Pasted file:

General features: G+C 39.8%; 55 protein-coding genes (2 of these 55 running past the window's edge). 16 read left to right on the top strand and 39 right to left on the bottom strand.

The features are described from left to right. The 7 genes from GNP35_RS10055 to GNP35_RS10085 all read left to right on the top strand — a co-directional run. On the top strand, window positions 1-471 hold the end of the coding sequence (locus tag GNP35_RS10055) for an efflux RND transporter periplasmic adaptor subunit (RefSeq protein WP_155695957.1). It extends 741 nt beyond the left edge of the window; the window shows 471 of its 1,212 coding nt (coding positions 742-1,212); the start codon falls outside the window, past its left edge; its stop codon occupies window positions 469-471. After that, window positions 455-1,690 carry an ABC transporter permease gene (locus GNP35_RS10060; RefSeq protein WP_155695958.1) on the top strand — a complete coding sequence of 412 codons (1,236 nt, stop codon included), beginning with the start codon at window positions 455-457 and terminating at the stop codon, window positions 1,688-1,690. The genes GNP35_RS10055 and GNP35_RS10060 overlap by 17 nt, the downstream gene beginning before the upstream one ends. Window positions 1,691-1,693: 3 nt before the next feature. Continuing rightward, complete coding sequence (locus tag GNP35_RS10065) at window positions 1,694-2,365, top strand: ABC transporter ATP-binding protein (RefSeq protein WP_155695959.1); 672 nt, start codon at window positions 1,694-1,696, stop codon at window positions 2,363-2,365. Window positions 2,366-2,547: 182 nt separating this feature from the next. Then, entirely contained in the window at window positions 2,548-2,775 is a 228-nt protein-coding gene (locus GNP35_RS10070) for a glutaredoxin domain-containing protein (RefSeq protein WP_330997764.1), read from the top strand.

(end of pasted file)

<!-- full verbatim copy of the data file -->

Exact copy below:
General features: G+C 39.8%; 55 protein-coding genes (2 of these 55 running past the window's edge). 16 read left to right on the top strand and 39 right to left on the bottom strand.

The features are described from left to right. The 7 genes from GNP35_RS10055 to GNP35_RS10085 all read left to right on the top strand — a co-directional run. On the top strand, window positions 1-471 hold the end of the coding sequence (locus tag GNP35_RS10055) for an efflux RND transporter periplasmic adaptor subunit (RefSeq protein WP_155695957.1). It extends 741 nt beyond the left edge of the window; the window shows 471 of its 1,212 coding nt (coding positions 742-1,212); the start codon falls outside the window, past its left edge; its stop codon occupies window positions 469-471. After that, window positions 455-1,690 carry an ABC transporter permease gene (locus GNP35_RS10060; RefSeq protein WP_155695958.1) on the top strand — a complete coding sequence of 412 codons (1,236 nt, stop codon included), beginning with the start codon at window positions 455-457 and terminating at the stop codon, window positions 1,688-1,690. The genes GNP35_RS10055 and GNP35_RS10060 overlap by 17 nt, the downstream gene beginning before the upstream one ends. Window positions 1,691-1,693: 3 nt before the next feature. Continuing rightward, complete coding sequence (locus tag GNP35_RS10065) at window positions 1,694-2,365, top strand: ABC transporter ATP-binding protein (RefSeq protein WP_155695959.1); 672 nt, start codon at window positions 1,694-1,696, stop codon at window positions 2,363-2,365. Window positions 2,366-2,547: 182 nt separating this feature from the next. Then, entirely contained in the window at window positions 2,548-2,775 is a 228-nt protein-coding gene (locus GNP35_RS10070) for a glutaredoxin domain-containing protein (RefSeq protein WP_330997764.1), read from the top strand.